Sunday Quote: Wholehearted

The eve of the feast of Samhain, marking the end of the harvest season. It was the most important of the four Celtic Festivals, the start of winter and the darker part of the year. Bonfires were lit as a reminder of the victory of light over the increasing dark days.

When you do something,

you should burn yourself completely,

like a good bonfire,

leaving no trace of yourself.

Shunryu Suzuki

Try to remember


I try to remember when time’s measure
painfully chafes, for instance when autumn

flares out at the last, boisterous and like us longing
to stay – how everything lives, shifting

from one bright vision to another, forever
in these momentary pastures

Mary Oliver, Fall Song

In this time of change

In a time of drastic change one can be too preoccupied with what is ending or too obsessed with what seems to be beginning. In either case one loses touch with the present and with its obscure but dynamic possibilities. You do not need to know what is happening, or exactly where it is all going. What you need is to recognize the possibilities and challenges offered by the present moment, and embrace them with courage, faith and hope.

In such an event, courage is the authentic form taken by love.

Thomas Merton, Conjectures of a Guilty Bystander

Round and round

Mindfulness is paying attention to real time reality. This can seem like such a small thing – and it is. It is a state of attention that is as natural and soft and wordless as our peripheral vision. Yet mindfulness also means to remember… what? Mindfulness pulls us back to a greater living reality, reminding us that life is more than our own repetitive thoughts or fears or desires. Rooted in the present tense world of the body rather than the thoughts, the strangely named mindfulness (bodyfulness? Lifefulness?) delivers us from the hellish centrifugal force of our own egos.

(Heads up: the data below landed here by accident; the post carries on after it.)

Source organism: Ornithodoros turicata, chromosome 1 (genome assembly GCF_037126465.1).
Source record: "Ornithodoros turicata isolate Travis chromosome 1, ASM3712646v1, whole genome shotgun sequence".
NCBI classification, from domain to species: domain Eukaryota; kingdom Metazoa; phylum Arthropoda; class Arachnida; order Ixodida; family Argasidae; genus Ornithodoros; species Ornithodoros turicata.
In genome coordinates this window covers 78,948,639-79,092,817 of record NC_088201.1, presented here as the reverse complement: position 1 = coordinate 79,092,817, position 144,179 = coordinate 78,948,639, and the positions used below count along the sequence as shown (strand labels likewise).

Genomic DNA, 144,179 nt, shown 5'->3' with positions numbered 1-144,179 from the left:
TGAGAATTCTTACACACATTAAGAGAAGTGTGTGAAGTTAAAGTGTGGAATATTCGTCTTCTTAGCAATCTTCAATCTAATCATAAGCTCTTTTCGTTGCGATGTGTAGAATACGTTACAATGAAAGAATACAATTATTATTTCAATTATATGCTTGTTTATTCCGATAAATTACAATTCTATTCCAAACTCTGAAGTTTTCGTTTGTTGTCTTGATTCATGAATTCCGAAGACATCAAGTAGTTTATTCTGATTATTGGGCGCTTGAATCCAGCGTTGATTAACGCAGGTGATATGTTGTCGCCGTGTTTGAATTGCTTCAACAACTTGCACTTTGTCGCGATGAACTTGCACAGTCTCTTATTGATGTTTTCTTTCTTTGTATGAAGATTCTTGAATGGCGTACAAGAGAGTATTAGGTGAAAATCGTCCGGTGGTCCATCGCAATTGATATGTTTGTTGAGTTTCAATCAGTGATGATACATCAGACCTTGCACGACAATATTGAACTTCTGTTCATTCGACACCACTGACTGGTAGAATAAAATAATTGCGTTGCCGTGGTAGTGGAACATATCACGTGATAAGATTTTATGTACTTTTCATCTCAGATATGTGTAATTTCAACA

Tracey Cochran, The Open Door

Moving through life

Letting go is a central theme in spiritual practice, as we see the preciousness and brevity of life. Sooner or later we have to learn to let go and allow the changing mystery of life to move through us without our fearing it, without holding and grasping. Letting go and moving through life from one change to another brings the maturing of our spiritual being. In the end we discover that to love and let go can be the same thing. Both ways do not seek to possess. Both allow us to touch each moment of this changing life and allow us to be there fully for whatever arises next.

Jack Kornfield